Go to the Globe and Mail homepage

Jump to main navigationJump to main content

A long drink of (bottled) water Add to ...

Remember the days when a drink of water was just a drink of water? You simply turned on the tap and filled your glass -- and for only a fraction of a cent. In the past decade, however, our notion of drinking water has changed radically. Whether it's to stay hydrated, to avoid chemicals and pollutants, or simply for the sake of improved taste, more Canadians are passing up the faucet in favour of bottled water.

Last year, Canadians drank 28.5 billion litres of bottled water. And it's not just plain spring water we're drinking. Today, we're awash in bottled water -- you can choose between spring, mineral, artesian, purified, oxygenated, vitamin-enriched and even flavoured waters. With some brands costing as much as $1.80 a glass (250 ml), bottled water is big business. But is it any better than tap water?

Bottled water differs from tap water in two ways -- the water source and how it's distributed. The water that flows from your kitchen tap comes from the surface water of lakes, reservoirs and rivers. To destroy disease-causing bacteria and viruses, most drinking water supplies are disinfected with chlorine, although some cities use ozone and small amounts of chlorine to disinfect their water.

Most bottled water comes from protected underground formations, from which the water flows naturally to the earth's surface. This water is collected at the spring or via a hole that taps the underground formation. Bottled water does not contain chlorine; instead, it's purified using ozone or ultraviolet light.

On the whole, Canadians have access to clean tap water, thanks to chlorination. But water-treatment systems can fail from time to time. In May, 2000, the deadly contamination of the Walkerton, Ont., town water supply with E. coli bacteria raised serious concerns about the safety of drinking water in Canada -- and caused many people to turn off the tap.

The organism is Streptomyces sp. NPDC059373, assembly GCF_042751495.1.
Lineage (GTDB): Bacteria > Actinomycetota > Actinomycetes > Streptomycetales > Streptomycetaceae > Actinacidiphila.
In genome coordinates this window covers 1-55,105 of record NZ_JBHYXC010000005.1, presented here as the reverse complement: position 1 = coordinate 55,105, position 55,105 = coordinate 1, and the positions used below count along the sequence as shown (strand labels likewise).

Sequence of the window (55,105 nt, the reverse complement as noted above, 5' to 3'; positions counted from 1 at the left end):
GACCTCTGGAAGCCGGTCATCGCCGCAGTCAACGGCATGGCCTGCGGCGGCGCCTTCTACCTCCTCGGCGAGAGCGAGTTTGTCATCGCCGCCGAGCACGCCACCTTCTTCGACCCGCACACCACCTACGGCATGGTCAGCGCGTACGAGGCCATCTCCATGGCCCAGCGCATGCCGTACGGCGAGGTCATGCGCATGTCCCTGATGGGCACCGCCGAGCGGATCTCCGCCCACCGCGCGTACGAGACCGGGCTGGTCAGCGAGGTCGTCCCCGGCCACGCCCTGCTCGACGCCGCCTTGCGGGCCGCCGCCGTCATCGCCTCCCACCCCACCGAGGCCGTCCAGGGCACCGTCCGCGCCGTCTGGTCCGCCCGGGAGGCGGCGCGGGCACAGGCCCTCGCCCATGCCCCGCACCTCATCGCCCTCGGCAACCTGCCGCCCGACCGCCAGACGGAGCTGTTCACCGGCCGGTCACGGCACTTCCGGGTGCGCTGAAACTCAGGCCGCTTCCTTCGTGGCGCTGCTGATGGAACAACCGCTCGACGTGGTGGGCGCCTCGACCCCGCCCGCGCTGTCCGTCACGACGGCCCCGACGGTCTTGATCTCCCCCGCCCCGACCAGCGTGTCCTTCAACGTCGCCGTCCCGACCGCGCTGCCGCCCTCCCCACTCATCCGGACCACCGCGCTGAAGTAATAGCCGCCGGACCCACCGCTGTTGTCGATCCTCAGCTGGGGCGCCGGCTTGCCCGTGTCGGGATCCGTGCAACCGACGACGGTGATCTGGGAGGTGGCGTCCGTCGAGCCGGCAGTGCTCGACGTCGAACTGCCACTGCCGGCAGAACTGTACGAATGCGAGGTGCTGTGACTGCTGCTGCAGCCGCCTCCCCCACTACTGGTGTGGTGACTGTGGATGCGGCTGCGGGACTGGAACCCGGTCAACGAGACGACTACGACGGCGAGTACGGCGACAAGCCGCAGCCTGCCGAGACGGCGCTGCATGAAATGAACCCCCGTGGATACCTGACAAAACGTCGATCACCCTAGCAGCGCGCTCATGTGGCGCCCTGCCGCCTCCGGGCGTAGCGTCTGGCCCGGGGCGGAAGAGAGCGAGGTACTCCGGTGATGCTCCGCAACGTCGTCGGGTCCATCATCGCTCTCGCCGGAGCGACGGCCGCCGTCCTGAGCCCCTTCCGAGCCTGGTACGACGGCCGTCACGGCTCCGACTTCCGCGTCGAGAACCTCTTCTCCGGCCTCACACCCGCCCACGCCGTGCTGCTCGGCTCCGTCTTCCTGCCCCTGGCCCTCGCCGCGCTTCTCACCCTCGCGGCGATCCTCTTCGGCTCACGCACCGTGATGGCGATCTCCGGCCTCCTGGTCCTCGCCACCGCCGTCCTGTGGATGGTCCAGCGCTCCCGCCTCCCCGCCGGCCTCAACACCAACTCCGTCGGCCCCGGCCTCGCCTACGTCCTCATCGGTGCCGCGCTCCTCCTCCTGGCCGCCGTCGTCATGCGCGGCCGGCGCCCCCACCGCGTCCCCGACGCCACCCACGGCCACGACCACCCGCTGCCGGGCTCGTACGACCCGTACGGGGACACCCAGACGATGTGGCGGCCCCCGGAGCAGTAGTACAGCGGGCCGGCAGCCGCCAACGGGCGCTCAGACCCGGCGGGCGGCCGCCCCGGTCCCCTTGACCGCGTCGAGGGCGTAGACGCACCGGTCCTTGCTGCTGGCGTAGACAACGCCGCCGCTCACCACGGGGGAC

But adding chlorine to municipal water supplies is a double-edged sword. Chlorine does destroy disease-causing bugs, some of them deadly, but the disinfectant also reacts with decaying leaves and other organic materials to form compounds called trihalomethanes (THMs). In the lab, animals exposed to high levels of these chlorine byproducts have a greater risk of cancer. Research in humans has also linked long-term exposure to high levels of THMs with colon and bladder cancer.

High levels of THMs may also have an effect on pregnancy. A California study of 5,144 pregnant women found that women who drank five or more glasses of cold tap water containing at least 0.75 micrograms of THMs per litre were more likely to miscarry than those who drank less. According to data collected from eight Canadian provinces between 1994 and 2000, the average THM level in drinking water samples was 66 micrograms per litre. Health Canada's guideline for THMs in drinking water is 100 micrograms per litre; the cancer risk at this level over a lifetime is considered extremely low.

If you don't like the idea of chlorine byproducts in your tap water, you can filter out the majority of them. Pitcher-type filters and many faucet devices use an activated carbon filter to remove chlorine contaminants and chemicals such as copper, mercury and lead. Small amounts of lead can be harmful, especially to infants, young children and pregnant women. Symptoms of long-term exposure to low lead levels include anemia, impaired mental function, loss of appetite, fatigue, irritability and headache.

Lead can make its way into tap water from lead solder in plumbing, service connections or pipes in your home. Lead is more likely to be found in homes built before 1950 or in very new homes. (In newer homes, it takes several years for a protective coating of minerals to build up inside the pipes, which helps keep lead from leaching from solder into the water.)